Effects of Hsp70.1 Gene Knockout on the Mitochondrial Apoptotic Pathway After Focal Cerebral Ischemia
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Background and Purpose— Murine heat-shock protein 70 (HSP70) protein, which is produced from 2 genes, hsp70.1 and hsp70.3, is known to protect the brain against ischemic injury. However, little information is available on the antiapoptotic mechanism of HSP70.1 protein after cerebral ischemia. To evaluate the role of HSP70.1 protein in ischemia, we analyzed the mitochondrial apoptotic pathway using hsp70.1 knockout (KO) mice and their wild-type (WT) mice.
Methods— hsp70.1 KO and WT mice underwent focal ischemia for 120 minutes. DNA fragmentation was evaluated by TUNEL staining. Cytochrome c release and the activation of caspase-3 were analyzed by Western blotting and immunohistochemistry.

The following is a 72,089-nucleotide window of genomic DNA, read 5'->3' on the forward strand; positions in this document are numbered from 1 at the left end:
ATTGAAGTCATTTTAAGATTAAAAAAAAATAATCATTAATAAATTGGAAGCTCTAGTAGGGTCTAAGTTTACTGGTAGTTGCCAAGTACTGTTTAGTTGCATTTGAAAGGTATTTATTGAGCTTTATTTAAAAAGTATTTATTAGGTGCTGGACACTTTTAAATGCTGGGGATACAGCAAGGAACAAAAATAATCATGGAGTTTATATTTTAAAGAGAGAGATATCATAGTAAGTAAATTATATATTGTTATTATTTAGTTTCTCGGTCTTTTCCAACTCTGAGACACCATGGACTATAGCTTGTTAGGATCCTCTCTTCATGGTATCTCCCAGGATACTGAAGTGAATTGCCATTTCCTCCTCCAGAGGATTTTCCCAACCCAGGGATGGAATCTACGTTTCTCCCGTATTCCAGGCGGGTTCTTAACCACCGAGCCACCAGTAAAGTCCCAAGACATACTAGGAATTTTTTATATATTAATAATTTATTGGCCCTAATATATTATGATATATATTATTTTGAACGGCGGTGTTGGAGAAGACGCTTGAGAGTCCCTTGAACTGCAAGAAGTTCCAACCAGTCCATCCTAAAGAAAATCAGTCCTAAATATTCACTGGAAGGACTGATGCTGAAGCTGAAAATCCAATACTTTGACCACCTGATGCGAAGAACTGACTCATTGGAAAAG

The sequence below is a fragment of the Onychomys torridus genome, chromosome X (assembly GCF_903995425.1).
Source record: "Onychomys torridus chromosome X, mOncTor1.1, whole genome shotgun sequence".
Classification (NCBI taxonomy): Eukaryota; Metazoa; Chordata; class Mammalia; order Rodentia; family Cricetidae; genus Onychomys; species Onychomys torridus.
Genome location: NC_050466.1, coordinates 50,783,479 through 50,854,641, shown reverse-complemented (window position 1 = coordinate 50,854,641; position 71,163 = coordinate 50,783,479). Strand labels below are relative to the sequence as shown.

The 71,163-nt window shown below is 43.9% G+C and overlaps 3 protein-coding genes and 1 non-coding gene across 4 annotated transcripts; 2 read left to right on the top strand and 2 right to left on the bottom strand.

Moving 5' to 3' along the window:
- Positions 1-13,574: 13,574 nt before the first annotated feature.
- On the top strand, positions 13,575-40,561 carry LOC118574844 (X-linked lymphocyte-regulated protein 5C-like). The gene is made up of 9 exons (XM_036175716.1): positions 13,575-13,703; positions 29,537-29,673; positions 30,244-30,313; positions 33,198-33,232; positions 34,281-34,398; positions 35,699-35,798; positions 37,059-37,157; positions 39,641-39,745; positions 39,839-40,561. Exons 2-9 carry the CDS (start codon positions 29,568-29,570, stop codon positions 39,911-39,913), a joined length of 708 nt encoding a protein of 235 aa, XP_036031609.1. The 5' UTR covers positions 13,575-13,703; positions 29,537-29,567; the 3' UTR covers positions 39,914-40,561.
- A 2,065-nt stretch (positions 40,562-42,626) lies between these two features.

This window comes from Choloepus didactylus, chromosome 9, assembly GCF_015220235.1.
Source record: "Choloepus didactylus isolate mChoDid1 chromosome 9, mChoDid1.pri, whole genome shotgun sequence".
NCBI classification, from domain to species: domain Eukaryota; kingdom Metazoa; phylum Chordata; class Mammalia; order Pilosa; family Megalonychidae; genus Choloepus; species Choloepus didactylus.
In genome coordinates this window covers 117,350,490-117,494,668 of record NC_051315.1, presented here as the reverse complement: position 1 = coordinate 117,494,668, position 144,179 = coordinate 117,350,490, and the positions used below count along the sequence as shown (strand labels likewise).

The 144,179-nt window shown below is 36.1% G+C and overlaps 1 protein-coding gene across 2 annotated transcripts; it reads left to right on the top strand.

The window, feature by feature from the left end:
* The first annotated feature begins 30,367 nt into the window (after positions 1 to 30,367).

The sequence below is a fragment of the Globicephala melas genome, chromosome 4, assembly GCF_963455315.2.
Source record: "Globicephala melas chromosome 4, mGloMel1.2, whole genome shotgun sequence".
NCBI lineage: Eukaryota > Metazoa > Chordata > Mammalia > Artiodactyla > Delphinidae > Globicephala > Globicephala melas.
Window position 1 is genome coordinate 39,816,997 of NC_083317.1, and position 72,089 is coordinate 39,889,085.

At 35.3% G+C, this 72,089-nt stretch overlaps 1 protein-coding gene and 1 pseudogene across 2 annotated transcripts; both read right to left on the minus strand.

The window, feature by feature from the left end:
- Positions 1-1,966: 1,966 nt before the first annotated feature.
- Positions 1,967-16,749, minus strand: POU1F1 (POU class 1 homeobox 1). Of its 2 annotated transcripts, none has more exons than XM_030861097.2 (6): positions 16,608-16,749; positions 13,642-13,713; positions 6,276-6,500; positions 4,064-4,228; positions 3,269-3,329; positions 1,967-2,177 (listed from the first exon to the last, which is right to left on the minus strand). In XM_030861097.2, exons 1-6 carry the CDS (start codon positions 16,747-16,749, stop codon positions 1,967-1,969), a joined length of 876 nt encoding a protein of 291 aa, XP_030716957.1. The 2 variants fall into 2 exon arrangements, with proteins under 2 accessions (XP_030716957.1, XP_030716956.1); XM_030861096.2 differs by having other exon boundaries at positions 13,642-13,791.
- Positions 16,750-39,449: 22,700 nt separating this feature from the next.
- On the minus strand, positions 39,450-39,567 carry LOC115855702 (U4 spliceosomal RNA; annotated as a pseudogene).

Results— hsp70.1 mRNA was not detected in hsp70.1 KO mice after ischemia, and HSP70 protein expression was markedly suppressed versus WT mice. KO mice showed a significantly greater infarction volume and DNA fragmentation in the cortex than WT mice at 24 hours after ischemia. At 8 hours, cytochrome c release into the cytoplasm was markedly higher in KO mice than in WT mice. Caspase-3 activation was also significantly enhanced in KO mice versus WT mice, as evidenced by higher levels of activated caspase-3 and cleaved gelsolin.
Conclusions— These findings suggest that the deletion of the hsp70.1 gene increases cytochrome c release into the cytoplasm and subsequent caspase-3 activation, thereby exacerbating apoptosis after focal cerebral ischemia.
- Received February 18, 2004.
- Revision received April 23, 2004.
- Accepted May 24, 2004.